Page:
Moved by the condition of a temple elephant in Kolhapur that was allegedly beaten and kept in chains, ex-Beatle Paul McCartney has written to state Forest Minister Patangrao Kadam, requesting him to take action to rehabilitate the animal.

McCartney called on Kadam to draw his attention to Sunder, an elephant at Jyotibha temple in Kolhapur district, after People for Ethical Treatment of Animals (PETA) India investigated complaints from local residents that the animal was being abused.

“I have seen photographs of young Sunder, the elephant kept alone in a shed at Jyotibha Temple and put in chains with spikes,” McCartney wrote in his letter.

“I appeal to you to do what is right here and get Sunder post-haste to rehabilitation in the forest. Years of his life have been ruined by keeping him and abusing him in this way and enough is enough,” he wrote.

Around three weeks ago, the PETA team found a young elephant, around 13 years of age, being kept in a pathetic condition at the temple. “All his legs were chained and his mahout (handler) was young, newly appointed and hardly had any experience. There was a hole in the animal’s ear, like every captive elephant has, where a sharp hooked weapon, called the ankus, is jabbed to control the animal and he had a severe injury in the right eye due to the same instrument. He did not have access to water or enough food,” said Dr Manilal Valliyate, director of veterinary affairs, PETA India.

When McCartney, a PETA supporter, was informed about the elephant, he immediately offered to help, said Valliyate. “Even though he was busy with the London Olympics rehearsals, he wrote the letter almost within a day of informing him,” he said.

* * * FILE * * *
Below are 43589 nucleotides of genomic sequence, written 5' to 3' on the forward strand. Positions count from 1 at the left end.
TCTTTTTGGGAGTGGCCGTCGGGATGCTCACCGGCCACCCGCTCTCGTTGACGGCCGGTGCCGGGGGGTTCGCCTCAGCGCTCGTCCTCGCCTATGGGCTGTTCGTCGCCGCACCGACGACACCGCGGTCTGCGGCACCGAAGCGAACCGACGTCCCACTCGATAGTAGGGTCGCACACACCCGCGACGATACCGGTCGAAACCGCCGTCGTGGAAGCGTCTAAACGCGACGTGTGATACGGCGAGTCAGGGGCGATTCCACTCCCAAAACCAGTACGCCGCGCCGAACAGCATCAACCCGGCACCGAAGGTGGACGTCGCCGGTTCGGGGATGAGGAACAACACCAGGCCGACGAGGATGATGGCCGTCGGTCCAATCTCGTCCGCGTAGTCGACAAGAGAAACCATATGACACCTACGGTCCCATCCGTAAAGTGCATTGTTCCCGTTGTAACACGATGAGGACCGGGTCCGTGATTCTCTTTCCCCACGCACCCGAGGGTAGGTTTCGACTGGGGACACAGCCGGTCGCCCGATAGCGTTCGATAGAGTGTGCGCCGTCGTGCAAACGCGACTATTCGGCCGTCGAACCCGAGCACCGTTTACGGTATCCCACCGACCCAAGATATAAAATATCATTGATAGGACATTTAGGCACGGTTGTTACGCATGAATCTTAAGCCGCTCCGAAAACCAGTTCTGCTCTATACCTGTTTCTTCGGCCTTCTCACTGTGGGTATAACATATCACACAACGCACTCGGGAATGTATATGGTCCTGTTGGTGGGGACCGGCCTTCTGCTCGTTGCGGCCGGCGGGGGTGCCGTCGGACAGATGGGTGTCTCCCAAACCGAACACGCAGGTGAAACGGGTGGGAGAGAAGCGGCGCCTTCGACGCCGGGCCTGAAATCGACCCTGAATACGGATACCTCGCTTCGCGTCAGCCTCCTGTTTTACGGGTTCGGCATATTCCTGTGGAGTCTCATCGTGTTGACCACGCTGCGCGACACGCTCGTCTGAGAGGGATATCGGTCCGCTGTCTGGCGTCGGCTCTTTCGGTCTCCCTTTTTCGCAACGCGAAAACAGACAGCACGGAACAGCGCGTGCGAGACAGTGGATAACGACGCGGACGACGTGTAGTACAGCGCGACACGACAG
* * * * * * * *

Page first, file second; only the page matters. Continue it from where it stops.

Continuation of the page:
The PETA team has filed a complaint in the case with the local police and is also in constant touch with Kadam. “We have informed him about the elephant and shown him the photographs as well. He told us that the matter is under review and no decision has been taken so far,” said Valliyate. PETA is also in touch with local MLA Vinay Kore, who donated the elephant to the temple. “He was unaware that the elephant was being mistreated and is sympathetic,” said Valliyate.

Animal welfare organisations said such cases are not new and many temple elephants are abused across the country. “We had found an elephant in Pali, Raigad, which had lost an ear, and another one that was regularly chained in another part of Maharashtra. But such cases are common across the country. Elephants are made to walk long distances in the wild but kept in captivity, they suffer from mental and physical distress,” added Valliyate.

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